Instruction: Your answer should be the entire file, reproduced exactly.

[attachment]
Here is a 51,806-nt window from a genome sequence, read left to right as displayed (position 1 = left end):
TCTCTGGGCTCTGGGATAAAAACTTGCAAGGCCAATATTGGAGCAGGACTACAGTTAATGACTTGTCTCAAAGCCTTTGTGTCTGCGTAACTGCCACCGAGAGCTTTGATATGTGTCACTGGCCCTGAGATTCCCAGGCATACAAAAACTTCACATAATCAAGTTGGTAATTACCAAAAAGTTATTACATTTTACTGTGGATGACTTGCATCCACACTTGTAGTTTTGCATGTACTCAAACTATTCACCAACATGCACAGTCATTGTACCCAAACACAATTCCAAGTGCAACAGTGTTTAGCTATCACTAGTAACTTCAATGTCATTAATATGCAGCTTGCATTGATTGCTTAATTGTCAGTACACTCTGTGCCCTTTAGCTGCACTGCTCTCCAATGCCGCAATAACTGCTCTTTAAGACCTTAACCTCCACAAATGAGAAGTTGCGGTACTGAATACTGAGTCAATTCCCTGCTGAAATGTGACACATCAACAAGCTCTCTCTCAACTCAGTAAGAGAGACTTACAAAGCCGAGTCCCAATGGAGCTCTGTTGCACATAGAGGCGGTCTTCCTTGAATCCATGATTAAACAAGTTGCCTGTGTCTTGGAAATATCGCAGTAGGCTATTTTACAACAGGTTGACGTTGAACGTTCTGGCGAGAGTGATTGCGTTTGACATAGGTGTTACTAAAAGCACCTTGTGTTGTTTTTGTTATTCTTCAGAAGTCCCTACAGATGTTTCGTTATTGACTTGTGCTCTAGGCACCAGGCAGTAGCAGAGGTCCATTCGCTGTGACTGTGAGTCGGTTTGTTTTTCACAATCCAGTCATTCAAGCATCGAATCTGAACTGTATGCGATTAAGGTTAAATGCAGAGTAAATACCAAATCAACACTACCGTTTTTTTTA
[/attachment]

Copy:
Here is a 51,806-nt window from a genome sequence, read left to right as displayed (position 1 = left end):
TCTCTGGGCTCTGGGATAAAAACTTGCAAGGCCAATATTGGAGCAGGACTACAGTTAATGACTTGTCTCAAAGCCTTTGTGTCTGCGTAACTGCCACCGAGAGCTTTGATATGTGTCACTGGCCCTGAGATTCCCAGGCATACAAAAACTTCACATAATCAAGTTGGTAATTACCAAAAAGTTATTACATTTTACTGTGGATGACTTGCATCCACACTTGTAGTTTTGCATGTACTCAAACTATTCACCAACATGCACAGTCATTGTACCCAAACACAATTCCAAGTGCAACAGTGTTTAGCTATCACTAGTAACTTCAATGTCATTAATATGCAGCTTGCATTGATTGCTTAATTGTCAGTACACTCTGTGCCCTTTAGCTGCACTGCTCTCCAATGCCGCAATAACTGCTCTTTAAGACCTTAACCTCCACAAATGAGAAGTTGCGGTACTGAATACTGAGTCAATTCCCTGCTGAAATGTGACACATCAACAAGCTCTCTCTCAACTCAGTAAGAGAGACTTACAAAGCCGAGTCCCAATGGAGCTCTGTTGCACATAGAGGCGGTCTTCCTTGAATCCATGATTAAACAAGTTGCCTGTGTCTTGGAAATATCGCAGTAGGCTATTTTACAACAGGTTGACGTTGAACGTTCTGGCGAGAGTGATTGCGTTTGACATAGGTGTTACTAAAAGCACCTTGTGTTGTTTTTGTTATTCTTCAGAAGTCCCTACAGATGTTTCGTTATTGACTTGTGCTCTAGGCACCAGGCAGTAGCAGAGGTCCATTCGCTGTGACTGTGAGTCGGTTTGTTTTTCACAATCCAGTCATTCAAGCATCGAATCTGAACTGTATGCGATTAAGGTTAAATGCAGAGTAAATACCAAATCAACACTACCGTTTTTTTTA